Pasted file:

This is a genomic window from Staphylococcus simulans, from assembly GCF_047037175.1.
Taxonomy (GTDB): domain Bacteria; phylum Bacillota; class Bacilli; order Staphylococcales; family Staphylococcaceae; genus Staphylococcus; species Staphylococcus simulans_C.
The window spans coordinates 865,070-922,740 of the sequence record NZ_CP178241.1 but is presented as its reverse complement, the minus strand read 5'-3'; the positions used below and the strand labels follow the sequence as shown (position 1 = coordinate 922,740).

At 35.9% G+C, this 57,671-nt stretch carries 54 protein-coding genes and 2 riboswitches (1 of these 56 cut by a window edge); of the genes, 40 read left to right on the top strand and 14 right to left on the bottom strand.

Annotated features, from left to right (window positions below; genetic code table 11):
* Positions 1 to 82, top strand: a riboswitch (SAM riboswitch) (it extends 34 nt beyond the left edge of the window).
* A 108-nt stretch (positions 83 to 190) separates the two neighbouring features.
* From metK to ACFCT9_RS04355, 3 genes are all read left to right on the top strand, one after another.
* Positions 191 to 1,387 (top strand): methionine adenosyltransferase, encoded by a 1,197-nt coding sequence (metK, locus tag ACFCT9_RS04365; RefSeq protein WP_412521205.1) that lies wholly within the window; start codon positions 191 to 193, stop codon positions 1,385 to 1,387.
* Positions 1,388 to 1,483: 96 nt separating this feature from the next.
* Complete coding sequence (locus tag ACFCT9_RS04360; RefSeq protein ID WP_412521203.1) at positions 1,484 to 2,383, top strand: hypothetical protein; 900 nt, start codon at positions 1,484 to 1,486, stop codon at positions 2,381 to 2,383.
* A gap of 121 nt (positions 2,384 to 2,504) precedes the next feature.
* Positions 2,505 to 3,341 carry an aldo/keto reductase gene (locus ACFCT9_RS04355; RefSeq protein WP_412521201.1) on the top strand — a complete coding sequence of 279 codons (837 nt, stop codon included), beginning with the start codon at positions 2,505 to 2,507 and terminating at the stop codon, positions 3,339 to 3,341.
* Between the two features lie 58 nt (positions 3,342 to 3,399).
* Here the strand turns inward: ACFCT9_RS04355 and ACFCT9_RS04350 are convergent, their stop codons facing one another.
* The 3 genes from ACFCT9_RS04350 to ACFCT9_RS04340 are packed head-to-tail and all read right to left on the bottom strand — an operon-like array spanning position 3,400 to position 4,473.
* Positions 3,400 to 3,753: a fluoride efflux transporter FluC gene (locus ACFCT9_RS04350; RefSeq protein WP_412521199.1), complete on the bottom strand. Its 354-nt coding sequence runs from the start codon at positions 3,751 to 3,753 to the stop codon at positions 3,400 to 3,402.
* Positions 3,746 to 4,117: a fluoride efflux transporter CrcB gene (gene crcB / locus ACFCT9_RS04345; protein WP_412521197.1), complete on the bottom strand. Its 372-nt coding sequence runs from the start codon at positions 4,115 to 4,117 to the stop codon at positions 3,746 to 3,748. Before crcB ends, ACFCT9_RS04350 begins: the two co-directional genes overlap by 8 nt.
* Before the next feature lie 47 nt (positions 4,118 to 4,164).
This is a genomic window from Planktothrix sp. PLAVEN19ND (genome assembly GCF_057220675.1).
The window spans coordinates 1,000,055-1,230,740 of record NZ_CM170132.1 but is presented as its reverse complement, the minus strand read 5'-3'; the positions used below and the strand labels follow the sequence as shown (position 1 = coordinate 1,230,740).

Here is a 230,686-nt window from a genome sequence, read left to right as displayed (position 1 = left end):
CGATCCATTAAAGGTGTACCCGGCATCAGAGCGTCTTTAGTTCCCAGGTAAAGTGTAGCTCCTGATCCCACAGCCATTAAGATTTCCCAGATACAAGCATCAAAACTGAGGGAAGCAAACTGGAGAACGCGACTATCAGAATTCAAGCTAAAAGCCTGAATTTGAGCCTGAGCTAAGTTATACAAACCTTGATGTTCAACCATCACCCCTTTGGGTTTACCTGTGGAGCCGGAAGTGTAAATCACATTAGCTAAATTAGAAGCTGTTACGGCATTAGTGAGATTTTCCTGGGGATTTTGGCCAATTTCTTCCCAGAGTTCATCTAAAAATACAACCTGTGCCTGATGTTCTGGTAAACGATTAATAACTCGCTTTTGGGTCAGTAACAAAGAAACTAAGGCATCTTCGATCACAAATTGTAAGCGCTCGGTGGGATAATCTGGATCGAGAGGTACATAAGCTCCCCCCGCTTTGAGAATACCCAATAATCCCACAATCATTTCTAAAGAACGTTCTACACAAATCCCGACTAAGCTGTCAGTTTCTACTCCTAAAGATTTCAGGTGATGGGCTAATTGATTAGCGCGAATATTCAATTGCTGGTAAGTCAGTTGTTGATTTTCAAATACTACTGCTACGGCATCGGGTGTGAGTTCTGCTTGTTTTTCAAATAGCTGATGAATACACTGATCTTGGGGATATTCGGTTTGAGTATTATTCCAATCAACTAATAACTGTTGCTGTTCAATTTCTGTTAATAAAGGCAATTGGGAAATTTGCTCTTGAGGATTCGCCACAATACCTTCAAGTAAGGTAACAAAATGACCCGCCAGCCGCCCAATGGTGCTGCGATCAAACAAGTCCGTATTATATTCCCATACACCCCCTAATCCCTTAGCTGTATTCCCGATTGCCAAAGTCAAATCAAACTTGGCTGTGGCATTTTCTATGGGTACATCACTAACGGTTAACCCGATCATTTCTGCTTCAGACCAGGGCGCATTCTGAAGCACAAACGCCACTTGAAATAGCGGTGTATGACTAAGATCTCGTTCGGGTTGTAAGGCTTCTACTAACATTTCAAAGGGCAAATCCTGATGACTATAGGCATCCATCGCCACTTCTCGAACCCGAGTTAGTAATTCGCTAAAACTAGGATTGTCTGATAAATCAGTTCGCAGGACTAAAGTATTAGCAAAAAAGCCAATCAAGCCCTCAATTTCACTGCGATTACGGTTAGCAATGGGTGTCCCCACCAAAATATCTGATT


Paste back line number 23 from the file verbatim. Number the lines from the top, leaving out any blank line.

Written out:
CGATCCATTAAAGGTGTACCCGGCATCAGAGCGTCTTTAGTTCCCAGGTAAAGTGTAGCTCCTGATCCCACAGCCATTAAGATTTCCCAGATACAAGCATCAAAACTGAGGGAAGCAAACTGGAGAACGCGACTATCAGAATTCAAGCTAAAAGCCTGAATTTGAGCCTGAGCTAAGTTATACAAACCTTGATGTTCAACCATCACCCCTTTGGGTTTACCTGTGGAGCCGGAAGTGTAAATCACATTAGCTAAATTAGAAGCTGTTACGGCATTAGTGAGATTTTCCTGGGGATTTTGGCCAATTTCTTCCCAGAGTTCATCTAAAAATACAACCTGTGCCTGATGTTCTGGTAAACGATTAATAACTCGCTTTTGGGTCAGTAACAAAGAAACTAAGGCATCTTCGATCACAAATTGTAAGCGCTCGGTGGGATAATCTGGATCGAGAGGTACATAAGCTCCCCCCGCTTTGAGAATACCCAATAATCCCACAATCATTTCTAAAGAACGTTCTACACAAATCCCGACTAAGCTGTCAGTTTCTACTCCTAAAGATTTCAGGTGATGGGCTAATTGATTAGCGCGAATATTCAATTGCTGGTAAGTCAGTTGTTGATTTTCAAATACTACTGCTACGGCATCGGGTGTGAGTTCTGCTTGTTTTTCAAATAGCTGATGAATACACTGATCTTGGGGATATTCGGTTTGAGTATTATTCCAATCAACTAATAACTGTTGCTGTTCAATTTCTGTTAATAAAGGCAATTGGGAAATTTGCTCTTGAGGATTCGCCACAATACCTTCAAGTAAGGTAACAAAATGACCCGCCAGCCGCCCAATGGTGCTGCGATCAAACAAGTCCGTATTATATTCCCATACACCCCCTAATCCCTTAGCTGTATTCCCGATTGCCAAAGTCAAATCAAACTTGGCTGTGGCATTTTCTATGGGTACATCACTAACGGTTAACCCGATCATTTCTGCTTCAGACCAGGGCGCATTCTGAAGCACAAACGCCACTTGAAATAGCGGTGTATGACTAAGATCTCGTTCGGGTTGTAAGGCTTCTACTAACATTTCAAAGGGCAAATCCTGATGACTATAGGCATCCATCGCCACTTCTCGAACCCGAGTTAGTAATTCGCTAAAACTAGGATTGTCTGATAAATCAGTTCGCAGGACTAAAGTATTAGCAAAAAAGCCAATCAAGCCCTCAATTTCACTGCGATTACGGTTAGCAATGGGTGTCCCCACCAAAATATCTGATT